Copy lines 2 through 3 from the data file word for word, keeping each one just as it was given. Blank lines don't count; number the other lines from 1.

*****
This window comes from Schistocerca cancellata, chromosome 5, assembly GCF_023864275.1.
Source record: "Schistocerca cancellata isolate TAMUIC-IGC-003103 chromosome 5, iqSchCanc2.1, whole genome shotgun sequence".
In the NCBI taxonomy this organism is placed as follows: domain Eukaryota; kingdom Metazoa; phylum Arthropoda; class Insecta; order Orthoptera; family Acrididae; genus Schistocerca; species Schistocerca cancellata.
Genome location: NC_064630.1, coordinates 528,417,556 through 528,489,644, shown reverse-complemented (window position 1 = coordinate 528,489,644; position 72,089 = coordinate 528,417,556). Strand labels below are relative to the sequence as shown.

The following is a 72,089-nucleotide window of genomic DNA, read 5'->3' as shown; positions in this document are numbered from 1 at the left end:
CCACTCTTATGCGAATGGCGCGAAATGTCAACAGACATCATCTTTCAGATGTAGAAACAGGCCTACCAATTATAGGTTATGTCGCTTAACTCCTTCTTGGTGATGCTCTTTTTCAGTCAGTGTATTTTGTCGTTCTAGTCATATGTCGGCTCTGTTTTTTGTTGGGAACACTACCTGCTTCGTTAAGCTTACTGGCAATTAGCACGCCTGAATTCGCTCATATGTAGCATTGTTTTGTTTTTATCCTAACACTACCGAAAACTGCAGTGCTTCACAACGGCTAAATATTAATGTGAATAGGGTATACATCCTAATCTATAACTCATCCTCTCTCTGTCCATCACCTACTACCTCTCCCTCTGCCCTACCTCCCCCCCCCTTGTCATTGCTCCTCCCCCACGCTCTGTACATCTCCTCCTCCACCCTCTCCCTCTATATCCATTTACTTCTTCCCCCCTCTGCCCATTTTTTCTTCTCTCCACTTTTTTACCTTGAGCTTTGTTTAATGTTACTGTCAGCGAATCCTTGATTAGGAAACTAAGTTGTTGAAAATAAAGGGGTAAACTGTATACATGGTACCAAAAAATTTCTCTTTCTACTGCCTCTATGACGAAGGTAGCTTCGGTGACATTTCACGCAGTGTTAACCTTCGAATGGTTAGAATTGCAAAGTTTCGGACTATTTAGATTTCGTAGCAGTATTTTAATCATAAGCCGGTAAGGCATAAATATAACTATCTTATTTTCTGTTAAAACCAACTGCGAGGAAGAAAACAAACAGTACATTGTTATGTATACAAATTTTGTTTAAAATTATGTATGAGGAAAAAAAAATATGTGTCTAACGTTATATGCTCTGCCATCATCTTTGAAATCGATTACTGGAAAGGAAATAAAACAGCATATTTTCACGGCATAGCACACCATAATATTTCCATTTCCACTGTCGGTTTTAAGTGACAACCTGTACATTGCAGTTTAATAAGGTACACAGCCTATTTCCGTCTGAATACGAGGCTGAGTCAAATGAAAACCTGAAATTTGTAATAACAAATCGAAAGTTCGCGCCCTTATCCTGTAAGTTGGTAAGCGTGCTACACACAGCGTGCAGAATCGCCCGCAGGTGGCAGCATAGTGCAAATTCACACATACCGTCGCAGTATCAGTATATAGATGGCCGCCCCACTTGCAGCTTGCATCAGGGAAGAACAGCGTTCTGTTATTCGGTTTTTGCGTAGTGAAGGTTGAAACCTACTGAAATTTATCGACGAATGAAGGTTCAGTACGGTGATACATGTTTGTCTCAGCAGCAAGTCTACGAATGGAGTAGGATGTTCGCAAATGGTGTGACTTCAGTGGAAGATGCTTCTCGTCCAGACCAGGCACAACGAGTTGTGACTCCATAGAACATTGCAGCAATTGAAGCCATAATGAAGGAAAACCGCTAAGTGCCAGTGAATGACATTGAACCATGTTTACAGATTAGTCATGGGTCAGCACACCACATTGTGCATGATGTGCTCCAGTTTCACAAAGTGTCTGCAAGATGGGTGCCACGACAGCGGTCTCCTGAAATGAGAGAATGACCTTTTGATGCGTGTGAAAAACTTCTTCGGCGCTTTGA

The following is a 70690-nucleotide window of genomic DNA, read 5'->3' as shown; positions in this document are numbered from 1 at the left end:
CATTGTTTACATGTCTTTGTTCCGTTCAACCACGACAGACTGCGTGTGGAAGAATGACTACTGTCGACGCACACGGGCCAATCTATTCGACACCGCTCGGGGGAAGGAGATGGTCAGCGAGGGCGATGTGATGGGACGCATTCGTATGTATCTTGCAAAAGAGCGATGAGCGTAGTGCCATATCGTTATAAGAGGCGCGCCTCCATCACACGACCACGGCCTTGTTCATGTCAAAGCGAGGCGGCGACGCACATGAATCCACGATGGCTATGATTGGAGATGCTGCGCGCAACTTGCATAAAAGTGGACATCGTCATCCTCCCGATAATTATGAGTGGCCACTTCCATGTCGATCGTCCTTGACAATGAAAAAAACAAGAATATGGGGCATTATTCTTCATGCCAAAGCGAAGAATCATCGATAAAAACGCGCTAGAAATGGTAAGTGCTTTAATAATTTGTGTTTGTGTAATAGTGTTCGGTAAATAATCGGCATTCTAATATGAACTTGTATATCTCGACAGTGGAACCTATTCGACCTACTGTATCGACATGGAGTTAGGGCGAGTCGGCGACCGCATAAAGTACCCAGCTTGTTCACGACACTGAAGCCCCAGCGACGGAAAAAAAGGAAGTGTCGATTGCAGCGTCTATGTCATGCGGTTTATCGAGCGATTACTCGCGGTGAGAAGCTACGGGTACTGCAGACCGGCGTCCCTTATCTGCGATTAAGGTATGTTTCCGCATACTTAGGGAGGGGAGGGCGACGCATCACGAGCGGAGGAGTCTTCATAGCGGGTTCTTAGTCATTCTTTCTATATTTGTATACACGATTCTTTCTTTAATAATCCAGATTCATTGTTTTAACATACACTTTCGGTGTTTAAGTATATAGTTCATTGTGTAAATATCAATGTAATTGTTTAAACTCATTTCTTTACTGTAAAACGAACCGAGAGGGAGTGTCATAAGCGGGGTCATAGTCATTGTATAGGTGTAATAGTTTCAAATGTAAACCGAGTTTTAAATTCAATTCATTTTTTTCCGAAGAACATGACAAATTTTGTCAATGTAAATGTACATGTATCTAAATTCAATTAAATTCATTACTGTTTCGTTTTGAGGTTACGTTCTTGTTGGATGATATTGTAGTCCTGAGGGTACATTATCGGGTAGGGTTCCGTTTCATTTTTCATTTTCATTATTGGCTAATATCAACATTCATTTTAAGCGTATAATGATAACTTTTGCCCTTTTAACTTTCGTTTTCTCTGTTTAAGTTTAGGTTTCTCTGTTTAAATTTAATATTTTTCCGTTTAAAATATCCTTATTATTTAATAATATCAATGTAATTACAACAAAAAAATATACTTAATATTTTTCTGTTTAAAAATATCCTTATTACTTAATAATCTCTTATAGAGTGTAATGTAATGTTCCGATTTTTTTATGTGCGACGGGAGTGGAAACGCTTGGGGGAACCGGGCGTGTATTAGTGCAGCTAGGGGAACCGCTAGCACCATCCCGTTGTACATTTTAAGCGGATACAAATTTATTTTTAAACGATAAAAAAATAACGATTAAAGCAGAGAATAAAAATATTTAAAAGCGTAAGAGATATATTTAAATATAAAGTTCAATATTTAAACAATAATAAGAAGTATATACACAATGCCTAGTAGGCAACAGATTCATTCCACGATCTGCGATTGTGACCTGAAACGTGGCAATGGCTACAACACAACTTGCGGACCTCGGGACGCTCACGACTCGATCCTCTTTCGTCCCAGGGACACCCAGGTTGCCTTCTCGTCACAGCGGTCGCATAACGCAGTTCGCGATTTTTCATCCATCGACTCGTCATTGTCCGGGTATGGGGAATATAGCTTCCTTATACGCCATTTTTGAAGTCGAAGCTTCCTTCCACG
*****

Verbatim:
Source record: "Schistocerca cancellata isolate TAMUIC-IGC-003103 chromosome 5, iqSchCanc2.1, whole genome shotgun sequence".
In the NCBI taxonomy this organism is placed as follows: domain Eukaryota; kingdom Metazoa; phylum Arthropoda; class Insecta; order Orthoptera; family Acrididae; genus Schistocerca; species Schistocerca cancellata.